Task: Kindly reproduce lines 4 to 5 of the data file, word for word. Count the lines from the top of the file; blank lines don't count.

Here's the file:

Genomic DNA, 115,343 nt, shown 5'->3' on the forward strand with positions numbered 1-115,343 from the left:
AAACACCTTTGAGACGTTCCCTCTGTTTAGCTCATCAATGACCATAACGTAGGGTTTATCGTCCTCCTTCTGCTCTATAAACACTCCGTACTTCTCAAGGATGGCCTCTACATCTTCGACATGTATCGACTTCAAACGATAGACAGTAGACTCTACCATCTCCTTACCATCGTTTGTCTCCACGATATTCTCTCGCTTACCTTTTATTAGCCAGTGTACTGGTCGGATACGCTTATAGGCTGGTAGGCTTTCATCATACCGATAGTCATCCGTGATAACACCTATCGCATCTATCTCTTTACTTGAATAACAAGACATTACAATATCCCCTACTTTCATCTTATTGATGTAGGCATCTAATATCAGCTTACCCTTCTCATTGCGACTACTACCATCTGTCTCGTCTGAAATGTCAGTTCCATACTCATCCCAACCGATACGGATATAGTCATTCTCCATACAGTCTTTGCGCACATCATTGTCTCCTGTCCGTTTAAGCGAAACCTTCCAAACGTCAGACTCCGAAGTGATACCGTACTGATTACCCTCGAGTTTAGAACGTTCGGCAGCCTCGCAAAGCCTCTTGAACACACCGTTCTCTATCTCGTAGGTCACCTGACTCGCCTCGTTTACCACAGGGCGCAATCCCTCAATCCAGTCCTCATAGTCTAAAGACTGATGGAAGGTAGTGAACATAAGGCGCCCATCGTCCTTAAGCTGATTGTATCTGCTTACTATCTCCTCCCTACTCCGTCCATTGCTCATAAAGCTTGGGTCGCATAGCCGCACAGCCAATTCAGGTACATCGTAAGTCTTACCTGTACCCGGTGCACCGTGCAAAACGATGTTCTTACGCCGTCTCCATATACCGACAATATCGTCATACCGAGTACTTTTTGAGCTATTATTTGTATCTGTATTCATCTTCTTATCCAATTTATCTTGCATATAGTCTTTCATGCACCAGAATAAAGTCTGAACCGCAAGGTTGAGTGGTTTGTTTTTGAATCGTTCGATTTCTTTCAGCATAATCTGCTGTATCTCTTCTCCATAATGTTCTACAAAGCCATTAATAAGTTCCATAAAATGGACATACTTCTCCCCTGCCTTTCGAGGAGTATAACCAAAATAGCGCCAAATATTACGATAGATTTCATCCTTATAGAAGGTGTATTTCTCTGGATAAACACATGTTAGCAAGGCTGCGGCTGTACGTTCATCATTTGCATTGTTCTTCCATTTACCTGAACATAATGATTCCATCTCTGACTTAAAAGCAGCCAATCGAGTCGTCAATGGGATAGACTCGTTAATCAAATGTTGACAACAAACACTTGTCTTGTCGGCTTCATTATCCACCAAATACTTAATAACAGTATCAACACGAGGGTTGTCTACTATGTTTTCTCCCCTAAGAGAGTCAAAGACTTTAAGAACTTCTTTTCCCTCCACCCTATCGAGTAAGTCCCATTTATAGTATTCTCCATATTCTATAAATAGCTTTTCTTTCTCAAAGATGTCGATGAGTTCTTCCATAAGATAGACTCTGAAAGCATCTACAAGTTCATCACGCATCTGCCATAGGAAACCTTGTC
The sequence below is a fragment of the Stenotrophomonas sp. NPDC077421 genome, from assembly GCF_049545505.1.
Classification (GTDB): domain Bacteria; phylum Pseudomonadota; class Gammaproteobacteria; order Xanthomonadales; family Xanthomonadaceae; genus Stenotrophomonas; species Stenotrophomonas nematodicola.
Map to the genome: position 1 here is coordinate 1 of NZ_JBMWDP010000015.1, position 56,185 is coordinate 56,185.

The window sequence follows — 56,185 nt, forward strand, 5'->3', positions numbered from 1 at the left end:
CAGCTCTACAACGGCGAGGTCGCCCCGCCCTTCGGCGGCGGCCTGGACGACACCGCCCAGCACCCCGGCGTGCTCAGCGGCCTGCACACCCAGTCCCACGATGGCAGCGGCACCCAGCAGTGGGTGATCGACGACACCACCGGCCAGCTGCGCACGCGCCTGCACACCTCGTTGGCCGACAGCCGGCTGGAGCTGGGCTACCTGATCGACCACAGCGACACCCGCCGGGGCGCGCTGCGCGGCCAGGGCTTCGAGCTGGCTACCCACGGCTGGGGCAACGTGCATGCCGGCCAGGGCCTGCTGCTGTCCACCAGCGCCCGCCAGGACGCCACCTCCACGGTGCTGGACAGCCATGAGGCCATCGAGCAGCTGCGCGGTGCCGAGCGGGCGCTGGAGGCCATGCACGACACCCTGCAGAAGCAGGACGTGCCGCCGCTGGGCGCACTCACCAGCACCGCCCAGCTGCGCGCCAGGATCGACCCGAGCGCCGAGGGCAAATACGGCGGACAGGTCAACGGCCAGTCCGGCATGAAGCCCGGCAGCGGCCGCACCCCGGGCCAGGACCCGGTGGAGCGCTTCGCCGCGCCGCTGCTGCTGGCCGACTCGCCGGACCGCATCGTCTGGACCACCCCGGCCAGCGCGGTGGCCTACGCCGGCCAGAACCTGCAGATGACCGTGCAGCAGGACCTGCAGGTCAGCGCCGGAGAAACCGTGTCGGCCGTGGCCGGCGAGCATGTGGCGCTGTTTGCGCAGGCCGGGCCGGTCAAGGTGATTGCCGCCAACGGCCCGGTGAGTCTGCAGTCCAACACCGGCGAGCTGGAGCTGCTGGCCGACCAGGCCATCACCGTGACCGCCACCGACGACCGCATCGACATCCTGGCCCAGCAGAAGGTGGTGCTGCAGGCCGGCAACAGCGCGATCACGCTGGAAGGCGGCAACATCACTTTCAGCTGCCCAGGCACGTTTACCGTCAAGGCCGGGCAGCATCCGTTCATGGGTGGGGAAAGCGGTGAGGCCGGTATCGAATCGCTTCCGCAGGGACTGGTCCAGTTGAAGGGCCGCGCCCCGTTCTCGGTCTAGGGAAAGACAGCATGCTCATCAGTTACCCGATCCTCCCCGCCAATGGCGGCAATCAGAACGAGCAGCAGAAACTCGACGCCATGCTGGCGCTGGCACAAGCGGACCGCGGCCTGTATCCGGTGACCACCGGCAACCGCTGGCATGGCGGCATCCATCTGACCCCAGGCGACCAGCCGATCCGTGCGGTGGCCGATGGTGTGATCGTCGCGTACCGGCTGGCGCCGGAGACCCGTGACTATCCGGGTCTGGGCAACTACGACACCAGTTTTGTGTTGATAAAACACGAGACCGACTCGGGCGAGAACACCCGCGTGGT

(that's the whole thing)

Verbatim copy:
Classification (GTDB): domain Bacteria; phylum Pseudomonadota; class Gammaproteobacteria; order Xanthomonadales; family Xanthomonadaceae; genus Stenotrophomonas; species Stenotrophomonas nematodicola.
Map to the genome: position 1 here is coordinate 1 of NZ_JBMWDP010000015.1, position 56,185 is coordinate 56,185.